(Last post for 2017 😀 Hope everyone had a good year, and a happy 2018 to all~)
Allow me to get my “thanks” out of the way as I really do appreciate what this series has managed to deliver in these two seasons. I could wax poetic a bit more as to how much I’ve grown to enjoy this franchise in what would be a year for me now (as I started getting in to Love Live! Sunshine!! right around when the first season was about to end), but let’s save that for some other time. The ani-webs are most likely overflowing with “Love Live!”-love by the time this goes up anyway, so allow me to sort-of break away from that, and let me ramble to you a bit about why exactly I liked this show.
I write this to; one, sort out my own feelings for the show in a more structured manner now that it’s all over (for now); and two, to hopefully aid you in sorting out your own feelings as well, whether or not you find yourself here as a fan of the series, or of the franchise in general. For fans, this might be a rehash of a lot of things already discussed in a lot of different places, but I do believe I put enough of a personal twist to this… analysis of sorts, to make it worth your time. For non-fans, well, stick around. Maybe you might come across something nice.
Now, it’s no real secret that one of the more prominent narratives of Love Live! Sunshine!!’ is one that revolves around the concept of hard work. In a previous post, I liken the show’s approach to said concept to that displayed in sports anime. That the entire premise of forming a team and them having a unified goal to work towards is more or less the bare-bones plot of Love Live!, much like a high school baseball team vying for the Koshien, or really any sports club aiming to compete at a national level. Of course, it’s not as if the idols are facing off against each other on some stadium (man that would be something) but the anime does make it clear that there is something at stake and that only one idol group can seize that something — whatever it is they’re aiming for.
In line with that I believe that the more undersold theme for Love Live! Sunshine!! in particular is the notion of failure. Experiencing failure. Acknowledging failure. Accepting failure. The idea that things don’t always go as one would want them to; that that much in the way of success is dependant on a lot of things beyond one’s control; and, perhaps most important of all, that failure is normal. It is this approach to the concept failure that made Love Live! Sunshine!! seem so grounded in its presentation, in stark contrast to Love Live! (the orginal series) and μ’s along with the sheer magnitude of what they were able to accomplish in the show’s universe.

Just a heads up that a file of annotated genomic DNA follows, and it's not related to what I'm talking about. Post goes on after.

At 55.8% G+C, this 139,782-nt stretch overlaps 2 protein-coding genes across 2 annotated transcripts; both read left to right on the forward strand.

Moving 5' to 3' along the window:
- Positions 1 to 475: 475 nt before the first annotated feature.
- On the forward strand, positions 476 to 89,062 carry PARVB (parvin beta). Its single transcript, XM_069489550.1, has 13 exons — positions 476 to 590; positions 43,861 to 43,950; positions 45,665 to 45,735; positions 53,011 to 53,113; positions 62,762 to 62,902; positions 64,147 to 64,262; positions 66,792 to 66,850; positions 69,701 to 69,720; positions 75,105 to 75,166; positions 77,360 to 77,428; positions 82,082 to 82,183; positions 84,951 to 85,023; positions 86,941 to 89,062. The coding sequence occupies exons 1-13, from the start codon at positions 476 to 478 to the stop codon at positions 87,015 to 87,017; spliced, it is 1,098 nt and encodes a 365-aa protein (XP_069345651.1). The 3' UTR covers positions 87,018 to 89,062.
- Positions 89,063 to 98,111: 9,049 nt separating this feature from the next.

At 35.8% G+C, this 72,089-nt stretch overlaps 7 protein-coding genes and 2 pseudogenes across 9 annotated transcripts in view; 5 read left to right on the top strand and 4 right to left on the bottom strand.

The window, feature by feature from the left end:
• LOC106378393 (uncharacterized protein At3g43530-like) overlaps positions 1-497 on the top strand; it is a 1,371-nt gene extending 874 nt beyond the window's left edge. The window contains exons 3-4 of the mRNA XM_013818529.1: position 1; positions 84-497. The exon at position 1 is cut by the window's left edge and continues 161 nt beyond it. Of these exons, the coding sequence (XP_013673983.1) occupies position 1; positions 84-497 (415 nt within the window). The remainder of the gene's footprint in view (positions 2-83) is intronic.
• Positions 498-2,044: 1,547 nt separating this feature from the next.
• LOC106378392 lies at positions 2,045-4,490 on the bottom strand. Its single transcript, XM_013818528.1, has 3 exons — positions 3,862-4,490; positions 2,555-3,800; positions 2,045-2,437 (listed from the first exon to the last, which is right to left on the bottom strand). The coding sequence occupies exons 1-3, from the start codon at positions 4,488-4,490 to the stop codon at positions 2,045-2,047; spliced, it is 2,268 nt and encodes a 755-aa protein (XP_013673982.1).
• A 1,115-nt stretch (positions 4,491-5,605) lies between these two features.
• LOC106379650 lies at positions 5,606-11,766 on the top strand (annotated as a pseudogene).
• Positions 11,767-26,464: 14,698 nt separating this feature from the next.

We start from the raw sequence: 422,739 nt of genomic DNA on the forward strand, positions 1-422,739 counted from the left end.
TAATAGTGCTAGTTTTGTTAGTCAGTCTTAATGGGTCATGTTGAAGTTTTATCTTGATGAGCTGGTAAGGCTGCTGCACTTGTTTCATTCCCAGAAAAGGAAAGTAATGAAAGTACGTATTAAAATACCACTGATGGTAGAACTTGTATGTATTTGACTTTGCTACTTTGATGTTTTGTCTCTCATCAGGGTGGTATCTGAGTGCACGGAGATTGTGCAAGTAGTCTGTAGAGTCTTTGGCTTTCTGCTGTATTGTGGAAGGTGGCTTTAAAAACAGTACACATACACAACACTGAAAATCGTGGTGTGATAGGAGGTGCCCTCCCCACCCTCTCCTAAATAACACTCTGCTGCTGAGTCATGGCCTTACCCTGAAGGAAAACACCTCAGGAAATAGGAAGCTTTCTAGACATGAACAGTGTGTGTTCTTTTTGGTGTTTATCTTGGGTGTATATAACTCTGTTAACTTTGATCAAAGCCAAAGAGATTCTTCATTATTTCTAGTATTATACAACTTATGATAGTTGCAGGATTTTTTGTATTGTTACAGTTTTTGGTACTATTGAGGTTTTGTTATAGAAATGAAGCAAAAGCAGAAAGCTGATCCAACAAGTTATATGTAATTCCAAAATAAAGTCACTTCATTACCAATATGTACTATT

For all intents and purposes, μ’s’ stint as school idols, in my opinion was nothing short of a perfect ride. They hit some bumps along the way sure but in return not only had they saved their school (by the end of just the first season no less), but also managed to also attain nation-wide acclaim (even world-wide as per the movie) despite basically being an upstart idol group composed of girls that generally did not have any sort of experience prior — where canonically, only a few characters have any sort of formal backgrounds in dance and/or music to begin with.
That is to say such clean and perfect outcomes have no place in a more “realistic” world. Men are not gods of myth, nor are school idols goddesses. For man the act of seeking perfection is akin to him flying high in the sky in hopes of reaching the sun, yet only to realize midway that he instead had been diving towards the sea floor; towards a mere reflection of it. It’s a foolish, needless, and a downright abnormal endeavor — for “man”, that is. As we find over the course of Love Live! Sunshine! this particular endeavor has actually been best personified, not just by some mere “person” fittingly enough, but by Aqours’ normalian from the planet normal: the normal monster Takami Chika herself.
But alas; where the daughters of Zeus and Mnemosyne triumphed handedly, the normal monster and her merry band of hopefuls despite their herculean efforts, could not.
Where μ’s succeeded, Aqours failed.
So yes, I would agree that this is a victory in itself. But let us also not forget what they had initially set their sights on. Turning the 0 into 1; the 1 into a 10; the 10 into 100; 100 to 1000 and so on. The girls went as far as getting ten-fold of their own group’s numbers and then some. Which is already quite the feat. But that was as far they could go before the appointed time. In that respect, they did fail. They themselves recognize it as much, and so should we.
The “problem” arises when one apllies this mindset in the sole pursuit of their dream. Some might be able to remember this nice albeit brusque passage from one of anime’s best counselors (lol), Hikigaya Hachiman of Yahari/Oregairu fame, and in his words:
“Hard work betrays none, but dreams betray many. Working hard alone doesn’t assure you that you’ll achieve your dreams. Actually there are more cases where you don’t. Even so, working hard and achieving something is some consolation at least.”